Fig Jam with Balsamic Vinegar, Made from Backyard Figs: A Recipe & Gallery

Figs have, without a doubt, been an overriding force for OurLocaltopia this season.  These tender gems have somehow made their way onto our plates and into our kitchens with alarming regularity lately, and none of us…. none of us can ever seem to turn them down.  It started at a little restaurant in Downtown Fullerton, Kentro, who served an amazing flatbread that was dotted with figs, honey, cheese, and arugula.  This was the beginning of our recent figgy association.  However aside from eating figs, teaching about figs, and featuring figs in our ricotta video, they have just seemed to be in sheer abundance this summer.  And for this we are grateful!  Recently, Evelyn brought me exactly two pounds of the most beautiful figs I had ever seen.  Her father (who lives down the road) had grown these figs, and had made them available to us.  These picturesque figs carried subtle fragrance, a deep purple hue, and were amazingly tender and succulent.  Upon cutting open, the fig glistened and (not a joke) seemed to look at you and say “this is how it’s supposed to be.”  And it certainly was.  It’s a funny story to say that, according to Evelyn, these heaven-sent figs are generally devoured by rescued tortoises lurking just underneath the trees branches, likely waiting with baited breath for nectar to fall from the heavens.  If I get to come back in another life… perhaps it shall be as a tortoise in that particular backyard!

The receipt of a gift such as these figs is something I do not take lightly, and I wanted to use them to their full potential and to honor this amazing creation of nature!  So I looked hard and came up with a Thomas Keller recipe for fig and balsamic jam… one which assembles in 20-30 minutes, and lasts for a month in the fridge.  Can you ask for anything more?  Quick, easy, lasting, and above all, in complete celebration of the main ingredient, which of course was picked and delivered at its peak.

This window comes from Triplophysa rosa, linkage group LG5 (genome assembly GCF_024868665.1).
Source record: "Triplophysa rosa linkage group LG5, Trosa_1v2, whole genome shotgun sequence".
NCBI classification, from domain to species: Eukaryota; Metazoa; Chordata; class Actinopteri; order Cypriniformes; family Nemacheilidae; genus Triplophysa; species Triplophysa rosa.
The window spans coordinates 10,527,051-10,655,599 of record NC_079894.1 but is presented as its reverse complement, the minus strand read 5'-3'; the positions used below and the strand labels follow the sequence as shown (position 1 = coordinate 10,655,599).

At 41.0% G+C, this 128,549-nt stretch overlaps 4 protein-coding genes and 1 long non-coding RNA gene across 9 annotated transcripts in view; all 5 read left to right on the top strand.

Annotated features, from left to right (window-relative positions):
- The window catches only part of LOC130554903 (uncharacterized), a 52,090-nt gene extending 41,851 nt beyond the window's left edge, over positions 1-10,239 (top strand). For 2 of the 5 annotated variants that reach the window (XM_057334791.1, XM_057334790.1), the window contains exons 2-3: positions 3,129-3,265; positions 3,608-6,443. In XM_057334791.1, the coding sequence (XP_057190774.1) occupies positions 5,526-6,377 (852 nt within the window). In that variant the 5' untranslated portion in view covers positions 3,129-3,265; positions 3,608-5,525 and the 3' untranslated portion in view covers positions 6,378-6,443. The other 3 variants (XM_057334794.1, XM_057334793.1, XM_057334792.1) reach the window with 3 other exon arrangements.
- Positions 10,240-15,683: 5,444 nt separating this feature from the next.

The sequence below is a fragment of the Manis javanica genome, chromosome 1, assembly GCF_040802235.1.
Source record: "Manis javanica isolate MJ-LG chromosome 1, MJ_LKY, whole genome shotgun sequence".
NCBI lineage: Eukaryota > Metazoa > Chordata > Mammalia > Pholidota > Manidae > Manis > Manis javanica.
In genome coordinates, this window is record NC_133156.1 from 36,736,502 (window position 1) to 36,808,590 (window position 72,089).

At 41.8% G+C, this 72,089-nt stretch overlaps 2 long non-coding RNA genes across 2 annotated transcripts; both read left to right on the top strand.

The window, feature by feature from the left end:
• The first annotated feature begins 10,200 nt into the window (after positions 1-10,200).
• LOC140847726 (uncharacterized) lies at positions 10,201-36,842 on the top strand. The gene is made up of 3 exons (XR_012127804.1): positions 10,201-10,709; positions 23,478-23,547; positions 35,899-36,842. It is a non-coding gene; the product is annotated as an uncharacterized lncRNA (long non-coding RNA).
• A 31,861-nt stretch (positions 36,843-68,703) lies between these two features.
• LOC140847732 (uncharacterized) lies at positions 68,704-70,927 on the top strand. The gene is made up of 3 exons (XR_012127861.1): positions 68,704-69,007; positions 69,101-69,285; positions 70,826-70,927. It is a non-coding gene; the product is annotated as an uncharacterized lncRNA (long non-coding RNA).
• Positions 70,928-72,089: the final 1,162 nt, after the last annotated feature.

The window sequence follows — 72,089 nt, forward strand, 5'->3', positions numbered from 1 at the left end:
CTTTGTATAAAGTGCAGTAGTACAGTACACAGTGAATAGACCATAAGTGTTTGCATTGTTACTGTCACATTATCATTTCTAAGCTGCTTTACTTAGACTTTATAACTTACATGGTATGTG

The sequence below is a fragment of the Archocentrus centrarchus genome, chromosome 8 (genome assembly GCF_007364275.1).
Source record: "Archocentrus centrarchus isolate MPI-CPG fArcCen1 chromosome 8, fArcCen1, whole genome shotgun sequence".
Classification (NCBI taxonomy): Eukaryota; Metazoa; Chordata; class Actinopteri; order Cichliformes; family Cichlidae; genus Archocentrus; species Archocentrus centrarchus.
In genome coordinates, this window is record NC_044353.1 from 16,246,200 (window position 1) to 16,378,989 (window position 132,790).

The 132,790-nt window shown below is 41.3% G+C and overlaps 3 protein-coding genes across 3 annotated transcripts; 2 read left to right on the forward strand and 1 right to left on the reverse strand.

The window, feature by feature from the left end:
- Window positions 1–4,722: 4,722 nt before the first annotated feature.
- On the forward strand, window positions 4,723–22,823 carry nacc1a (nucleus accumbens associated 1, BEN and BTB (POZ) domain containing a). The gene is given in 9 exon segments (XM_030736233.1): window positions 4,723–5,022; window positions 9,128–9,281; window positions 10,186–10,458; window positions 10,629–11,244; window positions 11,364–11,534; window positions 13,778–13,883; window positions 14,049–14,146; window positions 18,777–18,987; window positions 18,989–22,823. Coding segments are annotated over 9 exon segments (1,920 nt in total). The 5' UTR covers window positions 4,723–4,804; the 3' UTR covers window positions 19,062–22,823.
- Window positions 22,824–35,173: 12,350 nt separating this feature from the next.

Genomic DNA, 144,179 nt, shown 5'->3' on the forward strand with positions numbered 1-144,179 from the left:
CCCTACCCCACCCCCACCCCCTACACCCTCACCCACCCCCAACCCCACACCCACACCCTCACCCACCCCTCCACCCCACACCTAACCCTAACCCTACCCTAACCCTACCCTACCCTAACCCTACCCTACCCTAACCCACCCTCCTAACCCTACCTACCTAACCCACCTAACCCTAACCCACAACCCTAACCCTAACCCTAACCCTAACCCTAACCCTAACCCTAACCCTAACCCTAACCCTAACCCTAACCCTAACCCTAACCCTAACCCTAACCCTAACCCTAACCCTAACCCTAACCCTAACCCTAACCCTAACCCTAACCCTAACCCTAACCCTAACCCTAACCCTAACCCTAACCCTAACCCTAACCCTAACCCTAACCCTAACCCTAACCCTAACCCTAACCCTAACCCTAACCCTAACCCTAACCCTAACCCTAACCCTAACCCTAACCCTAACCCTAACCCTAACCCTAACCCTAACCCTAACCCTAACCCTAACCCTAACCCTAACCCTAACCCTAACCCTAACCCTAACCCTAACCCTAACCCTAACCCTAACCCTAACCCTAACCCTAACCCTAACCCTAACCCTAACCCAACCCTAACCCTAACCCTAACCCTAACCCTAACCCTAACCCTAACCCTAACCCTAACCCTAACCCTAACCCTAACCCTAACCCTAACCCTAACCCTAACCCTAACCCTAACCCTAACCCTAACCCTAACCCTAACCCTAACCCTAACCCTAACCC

I’ve enjoyed fig jam for years, on top of cheeses, as a condiment for paninis filled with prosciutto and arugula, and with ice cream.  Try this great recipe and see what you’d like to pair it with!  The options are very wide and the possibilities endless, so have fun with a quick and rewarding stovetop session in jam-making that will be sure to brighten your day and, even your month.

Have a look at the photo gallery from my jam making (click on the pictures to zoom in and read the captions), and scroll down for the full recipe and a set of tips that will help you with the preparation!

Fig and Balsamic Jam Recipe

Makes: 2 ½ cups

Figs make great jam.  This jam is sweet, bright, and a perfect accompaniment to sweet and savory dishes such as Panini, flatbreads, cheeses, and ice cream.  It keeps in the refrigerator for a good while, and it assembles in about thirty minutes.

2 pounds figs, preferably Black Mission, stems removed and coarsely chopped

1 ½ cups granulated sugar

½ cup balsamic vinegar

1 teaspoon black peppercorns, tied into a sachet

Fresh lemon juice

Instructions:

Combine the figs, sugar, balsamic vinegar, and sachet in a large saucepan and attach a candy thermometer to the pan.  Bring to a simmer over medium-high heat, then lower the heat to maintain a gentle simmer and cook, stirring to break up the larger pieced of fig, keeping a chunky consistency, until the jam reaches 215 degrees to 220 degrees.  Remove from the heat.

Remove the sachet and stir in lemon juice to taste.  Spoon the jam into a canning jar or other storage container, cover, and let cool to room temperature, then refrigerate for up to one month.

Notes from Jonathan Dye on the fig jam preparation:

  • Don’t wait to have Evelyn’s father donate figs to you, store-bought will do well here too.  Remember though, the best preserves shine because their ingredients are spectacular, so do the best you can.
  • Don’t use premium quality balsamic vinegar.  First, you’ll never get your money back; second, maybe you don’t have money for that!  Third, there will be additional sugars added from the figs and sugar, therefore any balsamic that is too complex will likely be lost here.
  • Make sure to put your peppercorns in a cheesecloth sachet (tied tightly) or in a tea-infuser; chomping down on softened peppercorns amidst your balsamic figs simply isn’t appetizing.
  • Taste your jam before you add lemon, and then after.  This is your jam.  Also, depending on the ripeness of your figs, you may have more or less sugar in the finished product, which will correlate to the amount of acid you will add.  Go with your heart.

Good eating!

– Jonathan Dye

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